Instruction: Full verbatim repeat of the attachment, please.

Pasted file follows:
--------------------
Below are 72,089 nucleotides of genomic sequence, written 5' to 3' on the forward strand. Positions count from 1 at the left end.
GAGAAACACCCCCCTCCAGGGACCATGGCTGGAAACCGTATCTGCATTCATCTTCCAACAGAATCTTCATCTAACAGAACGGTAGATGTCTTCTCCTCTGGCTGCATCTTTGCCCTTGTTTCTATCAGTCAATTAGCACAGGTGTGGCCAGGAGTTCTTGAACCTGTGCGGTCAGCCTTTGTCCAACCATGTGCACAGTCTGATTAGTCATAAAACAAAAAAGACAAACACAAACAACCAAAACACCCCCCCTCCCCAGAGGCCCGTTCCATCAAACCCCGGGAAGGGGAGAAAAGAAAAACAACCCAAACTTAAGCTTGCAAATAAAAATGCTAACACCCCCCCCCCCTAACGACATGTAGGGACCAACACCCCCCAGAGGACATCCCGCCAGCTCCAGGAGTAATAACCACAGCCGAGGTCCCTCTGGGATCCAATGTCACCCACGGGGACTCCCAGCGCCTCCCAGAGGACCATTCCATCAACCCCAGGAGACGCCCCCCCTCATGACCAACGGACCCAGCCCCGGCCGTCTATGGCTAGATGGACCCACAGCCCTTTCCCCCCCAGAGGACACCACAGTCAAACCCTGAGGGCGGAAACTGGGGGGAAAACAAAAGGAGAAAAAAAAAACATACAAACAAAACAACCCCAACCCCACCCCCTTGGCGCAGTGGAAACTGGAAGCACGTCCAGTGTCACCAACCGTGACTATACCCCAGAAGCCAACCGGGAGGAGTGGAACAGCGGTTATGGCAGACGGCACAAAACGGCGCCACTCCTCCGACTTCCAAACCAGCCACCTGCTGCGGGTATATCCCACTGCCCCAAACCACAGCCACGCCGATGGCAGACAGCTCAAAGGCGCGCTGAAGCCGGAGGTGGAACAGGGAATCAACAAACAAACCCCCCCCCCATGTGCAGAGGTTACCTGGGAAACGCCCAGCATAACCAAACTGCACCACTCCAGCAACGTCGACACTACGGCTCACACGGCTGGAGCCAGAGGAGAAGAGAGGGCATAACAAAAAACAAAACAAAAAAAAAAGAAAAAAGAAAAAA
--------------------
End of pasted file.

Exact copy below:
Below are 72,089 nucleotides of genomic sequence, written 5' to 3' on the forward strand. Positions count from 1 at the left end.
GAGAAACACCCCCCTCCAGGGACCATGGCTGGAAACCGTATCTGCATTCATCTTCCAACAGAATCTTCATCTAACAGAACGGTAGATGTCTTCTCCTCTGGCTGCATCTTTGCCCTTGTTTCTATCAGTCAATTAGCACAGGTGTGGCCAGGAGTTCTTGAACCTGTGCGGTCAGCCTTTGTCCAACCATGTGCACAGTCTGATTAGTCATAAAACAAAAAAGACAAACACAAACAACCAAAACACCCCCCCTCCCCAGAGGCCCGTTCCATCAAACCCCGGGAAGGGGAGAAAAGAAAAACAACCCAAACTTAAGCTTGCAAATAAAAATGCTAACACCCCCCCCCCCTAACGACATGTAGGGACCAACACCCCCCAGAGGACATCCCGCCAGCTCCAGGAGTAATAACCACAGCCGAGGTCCCTCTGGGATCCAATGTCACCCACGGGGACTCCCAGCGCCTCCCAGAGGACCATTCCATCAACCCCAGGAGACGCCCCCCCTCATGACCAACGGACCCAGCCCCGGCCGTCTATGGCTAGATGGACCCACAGCCCTTTCCCCCCCAGAGGACACCACAGTCAAACCCTGAGGGCGGAAACTGGGGGGAAAACAAAAGGAGAAAAAAAAAACATACAAACAAAACAACCCCAACCCCACCCCCTTGGCGCAGTGGAAACTGGAAGCACGTCCAGTGTCACCAACCGTGACTATACCCCAGAAGCCAACCGGGAGGAGTGGAACAGCGGTTATGGCAGACGGCACAAAACGGCGCCACTCCTCCGACTTCCAAACCAGCCACCTGCTGCGGGTATATCCCACTGCCCCAAACCACAGCCACGCCGATGGCAGACAGCTCAAAGGCGCGCTGAAGCCGGAGGTGGAACAGGGAATCAACAAACAAACCCCCCCCCCATGTGCAGAGGTTACCTGGGAAACGCCCAGCATAACCAAACTGCACCACTCCAGCAACGTCGACACTACGGCTCACACGGCTGGAGCCAGAGGAGAAGAGAGGGCATAACAAAAAACAAAACAAAAAAAAAAGAAAAAAGAAAAAA